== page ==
Getting through the day without using a web browser is not a thing. We rely on them for everything. When your browser is acting up, the impact to your productivity, or sanity, or Netflix binge can be serious. Below are several of the more common problems users might experience with their web browser, and what you can do to fix those problems.
Troubleshooting issues with your web browser is not entirely difficult. Most of today's web browsers have built-in tools that will take care of numerous issues or at least help you get back to running smoothly in no time.
First things first, check the speed of your internet. Speedtest.net, Fast.com, or TestMy.net are good tools for this. Now that you know your connection speed is fine, poor browser performance and page loading can be the result of several different issues.
Most modern day web browsers will keep themselves up to date, but just in case, check to make sure you're running the latest version of your browser. Below are the most common browsers and how to check for updates:
Sometimes your browser performance is linked to extensions you might be using. Disabling them all and then enabling them one by one, seeing the impact to performance can help determine which extensions are causing your problems. Below are the most common browsers and how to disable/enable their extensions:
If you find that there are no extensions causing performance issues, then the browsers cache might have issues impacting performance. Clearing that data is like changing the oil for your browser. But, once you do this, you will most likely be logged out of all your favorite websites, so be ready to log back into them. Below are the most common browsers and how to clear their website cache:
Your last option, if you are still experiencing problems, is to uninstall and then reinstall your browser. This is what many call a clean reinstall. While uninstalling the browser, if given the option, to tell the uninstall to remove all data, related to your browser, from your computer. This will ensure the uninstall will remove settings, extensions, cookies, cache, and anything else. Now reinstall the browser. If you are still seeing performance issues, then malware could be to blame. Which we will discuss about in a little bit.
As time browsing the web goes by, your web browser will start to suggest URLs based on what you type into the address bar. This is a handy feature at times when you are trying to browse and do not feel like typing out a full website address. The problem is you will undoubtedly start seeing suggestions for stuff you do not want or want other people to see. The most successful way to stop this is to delete your browsing history, which I explained above. But that's a pretty extreme option.
Removing a single URL is a less extreme option and very easy to do. In any browser, start typing in the address bar until you see the URL suggestion you want to remove. Once it appears, use the arrow keys to select that suggestion and then hit the following keys to delete the URL from suggestions:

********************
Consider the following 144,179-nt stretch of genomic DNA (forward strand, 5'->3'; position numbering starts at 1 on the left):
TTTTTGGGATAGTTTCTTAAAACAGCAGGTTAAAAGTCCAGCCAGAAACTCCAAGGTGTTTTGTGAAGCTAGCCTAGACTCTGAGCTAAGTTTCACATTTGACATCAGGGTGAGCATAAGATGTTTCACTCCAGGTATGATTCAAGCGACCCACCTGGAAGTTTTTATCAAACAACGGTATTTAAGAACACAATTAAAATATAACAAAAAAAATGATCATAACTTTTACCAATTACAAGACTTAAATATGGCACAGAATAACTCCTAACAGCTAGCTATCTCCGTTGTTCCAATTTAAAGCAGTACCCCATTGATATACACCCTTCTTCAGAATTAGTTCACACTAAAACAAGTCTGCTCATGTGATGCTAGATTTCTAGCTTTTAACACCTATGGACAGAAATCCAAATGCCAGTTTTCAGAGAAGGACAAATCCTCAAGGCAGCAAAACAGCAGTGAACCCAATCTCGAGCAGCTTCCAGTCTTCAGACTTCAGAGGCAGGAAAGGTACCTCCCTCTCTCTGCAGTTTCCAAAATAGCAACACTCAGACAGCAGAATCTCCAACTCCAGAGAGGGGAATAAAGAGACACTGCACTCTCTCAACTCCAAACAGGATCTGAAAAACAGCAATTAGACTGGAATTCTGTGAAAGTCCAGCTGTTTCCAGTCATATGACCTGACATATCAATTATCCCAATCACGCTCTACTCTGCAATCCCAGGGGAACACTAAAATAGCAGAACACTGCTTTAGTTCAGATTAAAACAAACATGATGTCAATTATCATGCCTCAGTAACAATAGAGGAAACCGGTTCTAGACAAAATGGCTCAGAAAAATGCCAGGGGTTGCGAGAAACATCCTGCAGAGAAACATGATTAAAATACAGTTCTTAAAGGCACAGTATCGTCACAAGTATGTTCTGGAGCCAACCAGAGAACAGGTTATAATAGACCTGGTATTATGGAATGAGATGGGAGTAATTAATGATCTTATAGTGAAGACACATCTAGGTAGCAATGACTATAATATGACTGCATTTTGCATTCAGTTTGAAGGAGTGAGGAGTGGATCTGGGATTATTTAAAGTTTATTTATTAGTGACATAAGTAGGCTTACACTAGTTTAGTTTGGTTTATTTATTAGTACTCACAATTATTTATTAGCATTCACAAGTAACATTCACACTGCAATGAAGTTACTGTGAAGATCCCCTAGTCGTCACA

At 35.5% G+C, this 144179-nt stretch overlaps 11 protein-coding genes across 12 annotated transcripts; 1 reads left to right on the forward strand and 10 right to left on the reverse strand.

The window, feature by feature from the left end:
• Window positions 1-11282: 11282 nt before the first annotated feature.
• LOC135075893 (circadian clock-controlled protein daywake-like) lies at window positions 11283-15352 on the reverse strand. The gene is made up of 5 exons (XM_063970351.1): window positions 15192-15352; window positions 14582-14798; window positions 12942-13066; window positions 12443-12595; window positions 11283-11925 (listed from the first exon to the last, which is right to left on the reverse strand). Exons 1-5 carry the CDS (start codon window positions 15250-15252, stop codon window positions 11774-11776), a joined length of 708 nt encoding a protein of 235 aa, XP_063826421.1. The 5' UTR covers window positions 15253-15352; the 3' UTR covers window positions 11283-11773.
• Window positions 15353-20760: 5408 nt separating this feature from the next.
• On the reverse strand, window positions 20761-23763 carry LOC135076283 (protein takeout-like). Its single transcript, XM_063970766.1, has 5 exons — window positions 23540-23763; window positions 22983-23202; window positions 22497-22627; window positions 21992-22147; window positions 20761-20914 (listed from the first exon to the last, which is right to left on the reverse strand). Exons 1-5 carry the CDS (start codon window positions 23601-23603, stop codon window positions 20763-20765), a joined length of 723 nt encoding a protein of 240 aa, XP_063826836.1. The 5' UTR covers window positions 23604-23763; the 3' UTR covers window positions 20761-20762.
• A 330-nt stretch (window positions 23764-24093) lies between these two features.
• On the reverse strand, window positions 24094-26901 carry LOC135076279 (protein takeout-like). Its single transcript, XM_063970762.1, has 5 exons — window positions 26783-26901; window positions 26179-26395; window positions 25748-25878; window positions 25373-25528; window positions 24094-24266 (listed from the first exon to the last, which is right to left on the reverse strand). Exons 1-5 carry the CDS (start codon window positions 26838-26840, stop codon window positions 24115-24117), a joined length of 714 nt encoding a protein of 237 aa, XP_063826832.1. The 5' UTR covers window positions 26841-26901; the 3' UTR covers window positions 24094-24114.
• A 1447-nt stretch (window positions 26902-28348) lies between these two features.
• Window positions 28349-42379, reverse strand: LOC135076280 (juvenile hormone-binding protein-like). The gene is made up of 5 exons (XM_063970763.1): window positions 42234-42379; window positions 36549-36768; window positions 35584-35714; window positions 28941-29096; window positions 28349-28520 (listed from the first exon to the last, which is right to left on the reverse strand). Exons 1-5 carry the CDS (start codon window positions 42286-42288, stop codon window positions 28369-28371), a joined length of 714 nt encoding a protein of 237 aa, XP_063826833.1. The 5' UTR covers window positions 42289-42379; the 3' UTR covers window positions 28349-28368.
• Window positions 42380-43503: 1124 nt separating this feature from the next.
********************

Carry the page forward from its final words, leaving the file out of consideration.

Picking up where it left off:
For Edge, you will have to clear your browsing history, as listed above, to remove URL suggestions.
When a web page starts looking odd compared to what to you normally expect, it can become frustrating. The first few things you can do is try refreshing the page, visit the page in another browser or another computer. If the web page looks odd on all browsers or devices, the issue is due to your internet or something was changed by the website. Double check to make sure the website address is correct and that you have not been redirected to fake version of the website. That can happen due to scammers.
If the page does not look odd on other browsers, then a safe assumption would be that there is a problem with your browser. A few steps you can take to fix the issue are 1, clear your browser history, or 2, disable browser extensions to see if they are causing issues, or 3, uninstalling and reinstalling your browser. All of these options I explained how to do earlier in this article.
Auto-Fill is super handy when filling out information during the checkout process or a sign up form. But from time to time it'll not always work how you expect it to. Other times, the data will just not show up.
The first step you want to take to is ensure auto-fill is actually turned on. Below are the most common browsers and how to check autofill settings:
Once you have verified auto-fill is enabled, then we come back to the usual suspects, bad data in the browser cache or browser extensions. Follow the steps from earlier about clearing your browser's cache and the steps to disabled and enable extensions. If you do find out that an extension is to blame, double check to see if an update is available for that extension. Otherwise, you might want to consider removing that extension or disabling it.
Solving this problem is the same as the steps we outlined for the browser performance section. If you've followed those steps and the browser is still randomly crashing it's time to move onto other factors involving your device.